Apart from the misleading title, Pötzsch’s mystery informs as well as entertains. He chose a setting and character about which most of us know little. The book is worth reading for the glimpse into the life of a hangman and his family of that era.
This is the first of a series, including The Dark Monk, The Beggar King, and The Poisoned Pilgrim.
by Joseph Boyden
Hamish Hamilton Canada, 2013
We own a cottage in Huronia (central Ontario, Canada), so for decades I have frolicked in the geographical area where the less-than-frolicsome historical events from which Joseph Boyden drew his inspiration took place. We canoe for pleasure on the same waters where First Nations people and the French engaged in life-saving trade and life-ending battles. We spend touristy afternoons at Sainte-Marie among the Hurons, a reconstruction of the 17th-Century French Jesuit mission where the peaceful coexistence and treacherous torture took place.
Perhaps familiarity with the area and the history helps me to visualize this novel. Perhaps the life force—the orenda—of the time lives on through the Canadian Shield granite upon which those people walked. Whatever the reason, The Orenda resonates with me.
Joseph Boyden uses three narrators to tell of the first encounters of Jesuit priests with the Wendat people and of the conflict between the Haudenosaunee (Iroquois) and the Wendat (Huron). The three narrators cover all angles of the story: Snow Falls is an Iroquois teenager who becomes the victim of a revenge kidnapping by the Wendat, Bird is the Huron warrior who kidnapped her, and Christophe is a Jesuit priest who wants to convert these “sauvages.”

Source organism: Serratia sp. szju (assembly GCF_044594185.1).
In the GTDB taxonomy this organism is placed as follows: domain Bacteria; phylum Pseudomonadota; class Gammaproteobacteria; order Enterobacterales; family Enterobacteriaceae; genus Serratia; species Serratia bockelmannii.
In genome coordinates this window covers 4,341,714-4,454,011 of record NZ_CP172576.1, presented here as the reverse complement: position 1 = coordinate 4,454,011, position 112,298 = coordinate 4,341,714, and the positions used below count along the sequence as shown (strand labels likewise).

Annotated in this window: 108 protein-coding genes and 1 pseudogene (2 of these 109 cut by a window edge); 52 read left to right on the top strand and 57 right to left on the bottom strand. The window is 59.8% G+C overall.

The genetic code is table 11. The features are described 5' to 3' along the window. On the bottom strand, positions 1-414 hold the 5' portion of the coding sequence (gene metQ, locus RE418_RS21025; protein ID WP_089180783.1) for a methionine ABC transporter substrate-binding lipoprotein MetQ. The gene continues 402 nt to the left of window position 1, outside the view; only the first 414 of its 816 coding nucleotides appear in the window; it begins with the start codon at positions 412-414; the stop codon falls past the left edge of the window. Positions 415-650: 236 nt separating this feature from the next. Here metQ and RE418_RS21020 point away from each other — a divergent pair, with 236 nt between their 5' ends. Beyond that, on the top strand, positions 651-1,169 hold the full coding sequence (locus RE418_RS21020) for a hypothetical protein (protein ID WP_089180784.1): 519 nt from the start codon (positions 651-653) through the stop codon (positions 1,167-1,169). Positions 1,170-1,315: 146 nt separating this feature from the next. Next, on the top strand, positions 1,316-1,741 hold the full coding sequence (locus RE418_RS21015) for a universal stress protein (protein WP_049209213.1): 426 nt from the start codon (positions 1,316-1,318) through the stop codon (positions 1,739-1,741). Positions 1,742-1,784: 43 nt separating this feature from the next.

Boyden’s story has no “good guys” or “bad guys.” In their pursuit of revenge, conquest or conversion, all his wonderfully complex characters perpetrate acts of kindness and villainy. Thanks to Boyden’s skill at characterization and his instinct to honour the integrity of a story, we understand his characters’ acts of villainy in those circumstances, even if we could not condone them in today’s society.
We all know how the story ends—the big-picture story of First Nations and European relations in North America—and that knowing flows like an unseen undercurrent in the reader’s mind. When Bird questions how the “crows” (the priests in the black wool cassocks) will effect his people, when Wendat warriors struggle with alcohol, and when Samuel de Champlain’s men hand over the first gun, we know. It adds an eerie shadow effect to the reading.
The only concern I have about this book—the only thing that made me stop reading and step outside of the magic of the story for a moment—is the use of present tense by Christophe in certain circumstances. I like present tense stories, and it worked beautifully for Snow Falls and Bird, who we imagine relating their version of events via the ancient oral storytelling traditions of the First Nations. Christophe, however, writes to his superior in France or in a diary. Him we imagine writing, so he needs past tense. When he is pulled under water by the sodden weight of his heavy wool cassock he could not have been scribbling notes at the time, so a first-person, present-tense account doesn’t work.
My stickiness about implausibilities of tenses aside, I admire this novel. Boyden never shies away from gory details, so when you read his books, expect the brutal truth. The Orenda has torture scenes that might alarm and repulse some delicate sensibilities.
But then the true events of history often do.
I recommend any book by Joseph Boyden. Through Black Spruce is my favourite. Three Day Road is harrowing but worthy.
by Reza Aslan
Random House, 2013
“Do not think that I have come to bring peace on earth. I have not come to bring peace, but the sword.” —Matthew 10:34
Reza Aslan begins Zealot: The Life and Times of Jesus of Nazareth with the above quote above as the epigraph. It made this peace-loving Christian squirm. I sat up and prepared to have my assumptions challenged.
Aslan described himself as a man “raised in a motley family of lukewarm Muslims and exuberant atheists . . .” At age 15 he “found Jesus,” and then still later unchained himself from the belief that Bible stories were literally true. The author with Muslim/atheist/Christian background studied and sought more meaningful truth in our ancient texts. Out of his studies grew an interpretation of what the Jesus before Christianity would have been like.